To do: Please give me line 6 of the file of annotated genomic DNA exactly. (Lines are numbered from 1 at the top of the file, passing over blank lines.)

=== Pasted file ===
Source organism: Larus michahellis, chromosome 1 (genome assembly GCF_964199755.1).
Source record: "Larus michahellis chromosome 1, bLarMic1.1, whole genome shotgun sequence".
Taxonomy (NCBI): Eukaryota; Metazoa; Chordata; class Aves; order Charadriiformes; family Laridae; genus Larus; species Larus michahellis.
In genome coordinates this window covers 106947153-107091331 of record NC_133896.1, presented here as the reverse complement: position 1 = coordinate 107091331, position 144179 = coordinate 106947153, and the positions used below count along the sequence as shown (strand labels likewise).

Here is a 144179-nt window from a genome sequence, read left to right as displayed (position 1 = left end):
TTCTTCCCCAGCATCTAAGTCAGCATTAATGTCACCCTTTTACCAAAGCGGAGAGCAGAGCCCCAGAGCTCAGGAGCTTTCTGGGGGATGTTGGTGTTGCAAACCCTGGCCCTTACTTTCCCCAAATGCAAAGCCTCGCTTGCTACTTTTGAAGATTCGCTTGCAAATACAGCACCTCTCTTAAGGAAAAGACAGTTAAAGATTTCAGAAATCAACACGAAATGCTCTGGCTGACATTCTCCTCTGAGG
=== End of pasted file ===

TTCTTCCCCAGCATCTAAGTCAGCATTAATGTCACCCTTTTACCAAAGCGGAGAGCAGAGCCCCAGAGCTCAGGAGCTTTCTGGGGGATGTTGGTGTTGCAAACCCTGGCCCTTACTTTCCCCAAATGCAAAGCCTCGCTTGCTACTTTTGAAGATTCGCTTGCAAATACAGCACCTCTCTTAAGGAAAAGACAGTTAAAGATTTCAGAAATCAACACGAAATGCTCTGGCTGACATTCTCCTCTGAGG